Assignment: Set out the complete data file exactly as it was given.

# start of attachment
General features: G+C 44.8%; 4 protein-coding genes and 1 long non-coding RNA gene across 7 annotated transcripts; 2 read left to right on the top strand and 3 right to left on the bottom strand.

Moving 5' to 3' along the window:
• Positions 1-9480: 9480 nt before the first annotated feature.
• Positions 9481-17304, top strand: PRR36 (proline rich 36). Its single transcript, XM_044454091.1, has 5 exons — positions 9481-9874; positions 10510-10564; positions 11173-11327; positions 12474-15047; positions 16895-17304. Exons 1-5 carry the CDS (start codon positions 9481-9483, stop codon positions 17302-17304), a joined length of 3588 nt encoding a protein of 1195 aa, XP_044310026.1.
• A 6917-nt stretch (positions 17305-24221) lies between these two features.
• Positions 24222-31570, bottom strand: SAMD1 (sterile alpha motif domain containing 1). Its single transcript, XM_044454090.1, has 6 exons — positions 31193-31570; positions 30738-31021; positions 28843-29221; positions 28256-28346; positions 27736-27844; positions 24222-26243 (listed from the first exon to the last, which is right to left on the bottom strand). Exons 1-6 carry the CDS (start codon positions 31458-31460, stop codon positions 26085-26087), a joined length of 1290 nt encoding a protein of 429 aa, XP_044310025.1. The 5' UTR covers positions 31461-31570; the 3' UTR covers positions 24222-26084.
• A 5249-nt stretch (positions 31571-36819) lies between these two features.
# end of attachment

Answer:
General features: G+C 44.8%; 4 protein-coding genes and 1 long non-coding RNA gene across 7 annotated transcripts; 2 read left to right on the top strand and 3 right to left on the bottom strand.

Moving 5' to 3' along the window:
• Positions 1-9480: 9480 nt before the first annotated feature.
• Positions 9481-17304, top strand: PRR36 (proline rich 36). Its single transcript, XM_044454091.1, has 5 exons — positions 9481-9874; positions 10510-10564; positions 11173-11327; positions 12474-15047; positions 16895-17304. Exons 1-5 carry the CDS (start codon positions 9481-9483, stop codon positions 17302-17304), a joined length of 3588 nt encoding a protein of 1195 aa, XP_044310026.1.
• A 6917-nt stretch (positions 17305-24221) lies between these two features.
• Positions 24222-31570, bottom strand: SAMD1 (sterile alpha motif domain containing 1). Its single transcript, XM_044454090.1, has 6 exons — positions 31193-31570; positions 30738-31021; positions 28843-29221; positions 28256-28346; positions 27736-27844; positions 24222-26243 (listed from the first exon to the last, which is right to left on the bottom strand). Exons 1-6 carry the CDS (start codon positions 31458-31460, stop codon positions 26085-26087), a joined length of 1290 nt encoding a protein of 429 aa, XP_044310025.1. The 5' UTR covers positions 31461-31570; the 3' UTR covers positions 24222-26084.
• A 5249-nt stretch (positions 31571-36819) lies between these two features.